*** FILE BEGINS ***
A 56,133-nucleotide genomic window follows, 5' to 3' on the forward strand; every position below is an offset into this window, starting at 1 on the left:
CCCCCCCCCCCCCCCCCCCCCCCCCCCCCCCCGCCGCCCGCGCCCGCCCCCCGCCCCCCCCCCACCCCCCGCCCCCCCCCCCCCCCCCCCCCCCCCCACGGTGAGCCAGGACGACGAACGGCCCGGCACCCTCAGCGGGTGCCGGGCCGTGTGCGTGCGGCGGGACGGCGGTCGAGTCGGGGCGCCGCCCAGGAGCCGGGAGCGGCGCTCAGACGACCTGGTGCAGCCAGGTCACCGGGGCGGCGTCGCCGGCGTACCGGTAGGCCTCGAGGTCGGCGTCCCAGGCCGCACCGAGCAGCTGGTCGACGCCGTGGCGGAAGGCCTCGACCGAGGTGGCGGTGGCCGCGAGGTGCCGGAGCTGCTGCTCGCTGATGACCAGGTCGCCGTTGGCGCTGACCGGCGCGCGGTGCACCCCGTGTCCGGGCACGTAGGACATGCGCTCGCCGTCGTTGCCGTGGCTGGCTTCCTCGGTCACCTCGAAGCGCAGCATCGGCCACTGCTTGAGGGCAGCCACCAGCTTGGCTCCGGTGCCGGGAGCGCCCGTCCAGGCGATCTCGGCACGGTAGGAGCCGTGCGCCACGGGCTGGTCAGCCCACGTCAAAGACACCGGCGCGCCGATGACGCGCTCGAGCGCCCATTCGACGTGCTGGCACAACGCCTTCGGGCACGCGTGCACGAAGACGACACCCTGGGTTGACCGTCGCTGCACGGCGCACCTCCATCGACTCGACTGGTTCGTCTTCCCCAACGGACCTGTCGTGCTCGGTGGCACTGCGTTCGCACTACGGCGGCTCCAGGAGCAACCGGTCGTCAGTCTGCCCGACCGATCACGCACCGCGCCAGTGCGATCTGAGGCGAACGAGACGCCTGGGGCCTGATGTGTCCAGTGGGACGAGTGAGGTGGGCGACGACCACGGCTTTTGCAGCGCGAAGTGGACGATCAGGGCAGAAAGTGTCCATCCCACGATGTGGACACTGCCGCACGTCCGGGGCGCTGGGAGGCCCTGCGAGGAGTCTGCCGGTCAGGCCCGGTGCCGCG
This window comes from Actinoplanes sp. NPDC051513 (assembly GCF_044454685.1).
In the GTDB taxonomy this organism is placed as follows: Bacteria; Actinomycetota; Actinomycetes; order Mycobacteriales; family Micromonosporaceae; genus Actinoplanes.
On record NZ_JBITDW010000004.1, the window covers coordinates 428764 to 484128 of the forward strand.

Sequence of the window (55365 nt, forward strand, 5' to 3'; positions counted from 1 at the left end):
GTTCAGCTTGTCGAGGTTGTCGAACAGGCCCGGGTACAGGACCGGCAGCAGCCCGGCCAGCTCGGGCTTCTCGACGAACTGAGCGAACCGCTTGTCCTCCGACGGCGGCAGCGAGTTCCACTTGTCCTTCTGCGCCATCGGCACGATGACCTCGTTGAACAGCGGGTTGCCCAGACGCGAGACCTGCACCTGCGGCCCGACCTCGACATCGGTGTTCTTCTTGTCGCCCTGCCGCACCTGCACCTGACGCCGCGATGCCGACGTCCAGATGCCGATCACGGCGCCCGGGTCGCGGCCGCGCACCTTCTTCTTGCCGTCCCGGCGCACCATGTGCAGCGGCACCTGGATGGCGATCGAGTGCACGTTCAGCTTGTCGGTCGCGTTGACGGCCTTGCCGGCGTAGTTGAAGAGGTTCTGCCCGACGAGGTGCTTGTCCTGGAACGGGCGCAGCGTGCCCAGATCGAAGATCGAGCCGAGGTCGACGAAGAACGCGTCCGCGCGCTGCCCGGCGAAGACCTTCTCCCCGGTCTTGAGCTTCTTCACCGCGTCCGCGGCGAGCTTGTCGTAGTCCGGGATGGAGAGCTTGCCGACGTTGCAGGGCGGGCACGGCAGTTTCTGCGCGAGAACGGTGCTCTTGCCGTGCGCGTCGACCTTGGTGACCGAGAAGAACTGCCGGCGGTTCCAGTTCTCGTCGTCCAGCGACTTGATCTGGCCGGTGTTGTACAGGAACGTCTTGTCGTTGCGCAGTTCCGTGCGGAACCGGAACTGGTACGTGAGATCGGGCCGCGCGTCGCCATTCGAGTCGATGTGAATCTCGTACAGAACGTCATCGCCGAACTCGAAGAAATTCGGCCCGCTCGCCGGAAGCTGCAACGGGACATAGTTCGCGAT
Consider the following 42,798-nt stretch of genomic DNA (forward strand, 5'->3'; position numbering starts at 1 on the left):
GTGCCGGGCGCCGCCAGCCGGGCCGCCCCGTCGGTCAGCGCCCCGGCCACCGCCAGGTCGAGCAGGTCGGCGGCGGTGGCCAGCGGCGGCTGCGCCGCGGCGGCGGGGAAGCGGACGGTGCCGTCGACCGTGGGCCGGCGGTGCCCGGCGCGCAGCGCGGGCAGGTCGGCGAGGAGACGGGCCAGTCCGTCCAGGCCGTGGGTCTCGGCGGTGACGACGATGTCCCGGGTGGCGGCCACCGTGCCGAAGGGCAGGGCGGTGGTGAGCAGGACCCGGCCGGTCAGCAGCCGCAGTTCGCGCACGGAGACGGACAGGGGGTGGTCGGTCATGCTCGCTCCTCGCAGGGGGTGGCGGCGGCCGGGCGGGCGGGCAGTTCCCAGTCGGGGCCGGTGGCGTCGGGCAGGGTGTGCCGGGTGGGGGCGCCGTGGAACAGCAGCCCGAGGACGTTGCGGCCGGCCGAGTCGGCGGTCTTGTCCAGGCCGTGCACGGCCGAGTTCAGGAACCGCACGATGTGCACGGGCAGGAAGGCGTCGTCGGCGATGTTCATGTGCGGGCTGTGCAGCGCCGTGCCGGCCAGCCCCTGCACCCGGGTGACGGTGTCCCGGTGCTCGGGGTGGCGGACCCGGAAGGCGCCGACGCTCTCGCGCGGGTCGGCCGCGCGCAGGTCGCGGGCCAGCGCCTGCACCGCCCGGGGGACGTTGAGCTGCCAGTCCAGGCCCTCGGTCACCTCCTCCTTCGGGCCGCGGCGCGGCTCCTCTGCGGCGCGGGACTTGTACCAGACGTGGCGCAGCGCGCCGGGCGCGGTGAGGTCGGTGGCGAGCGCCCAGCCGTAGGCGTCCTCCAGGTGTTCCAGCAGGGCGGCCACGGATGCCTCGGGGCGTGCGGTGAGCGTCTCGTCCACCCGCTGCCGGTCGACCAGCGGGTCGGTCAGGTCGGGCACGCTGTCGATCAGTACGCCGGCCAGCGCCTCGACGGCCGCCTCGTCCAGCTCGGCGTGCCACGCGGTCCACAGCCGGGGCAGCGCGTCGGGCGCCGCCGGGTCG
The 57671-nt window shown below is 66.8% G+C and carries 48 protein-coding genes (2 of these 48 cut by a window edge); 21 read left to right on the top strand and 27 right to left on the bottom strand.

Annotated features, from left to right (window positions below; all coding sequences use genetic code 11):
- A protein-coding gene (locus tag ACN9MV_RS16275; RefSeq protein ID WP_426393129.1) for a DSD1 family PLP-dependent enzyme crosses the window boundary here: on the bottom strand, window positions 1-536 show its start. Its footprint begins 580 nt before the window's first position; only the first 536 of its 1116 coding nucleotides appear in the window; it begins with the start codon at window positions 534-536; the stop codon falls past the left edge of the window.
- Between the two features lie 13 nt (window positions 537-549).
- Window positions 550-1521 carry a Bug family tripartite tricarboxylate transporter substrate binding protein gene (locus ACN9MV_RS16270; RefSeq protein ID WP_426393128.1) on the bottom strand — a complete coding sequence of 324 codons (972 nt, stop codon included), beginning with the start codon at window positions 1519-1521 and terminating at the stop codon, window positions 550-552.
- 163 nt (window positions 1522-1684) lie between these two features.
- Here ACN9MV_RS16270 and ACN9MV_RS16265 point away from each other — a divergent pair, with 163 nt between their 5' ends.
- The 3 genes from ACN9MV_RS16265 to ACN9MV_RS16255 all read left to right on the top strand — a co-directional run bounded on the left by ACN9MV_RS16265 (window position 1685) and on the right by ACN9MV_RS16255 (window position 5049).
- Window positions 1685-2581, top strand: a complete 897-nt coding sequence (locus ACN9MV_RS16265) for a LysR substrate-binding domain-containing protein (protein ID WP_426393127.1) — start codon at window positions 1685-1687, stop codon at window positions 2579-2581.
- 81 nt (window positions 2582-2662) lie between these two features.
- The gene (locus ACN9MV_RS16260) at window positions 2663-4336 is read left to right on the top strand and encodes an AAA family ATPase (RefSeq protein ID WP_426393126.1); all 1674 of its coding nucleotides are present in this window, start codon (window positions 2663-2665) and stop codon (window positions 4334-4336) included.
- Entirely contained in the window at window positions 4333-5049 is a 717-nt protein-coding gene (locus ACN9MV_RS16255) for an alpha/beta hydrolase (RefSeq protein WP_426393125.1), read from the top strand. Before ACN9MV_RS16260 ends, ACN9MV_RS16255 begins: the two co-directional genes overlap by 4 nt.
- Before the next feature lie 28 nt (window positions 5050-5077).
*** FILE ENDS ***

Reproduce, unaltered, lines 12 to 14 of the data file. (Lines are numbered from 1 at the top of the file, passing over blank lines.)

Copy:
- A protein-coding gene (locus tag ACN9MV_RS16275; RefSeq protein ID WP_426393129.1) for a DSD1 family PLP-dependent enzyme crosses the window boundary here: on the bottom strand, window positions 1-536 show its start. Its footprint begins 580 nt before the window's first position; only the first 536 of its 1116 coding nucleotides appear in the window; it begins with the start codon at window positions 534-536; the stop codon falls past the left edge of the window.
- Between the two features lie 13 nt (window positions 537-549).
- Window positions 550-1521 carry a Bug family tripartite tricarboxylate transporter substrate binding protein gene (locus ACN9MV_RS16270; RefSeq protein ID WP_426393128.1) on the bottom strand — a complete coding sequence of 324 codons (972 nt, stop codon included), beginning with the start codon at window positions 1519-1521 and terminating at the stop codon, window positions 550-552.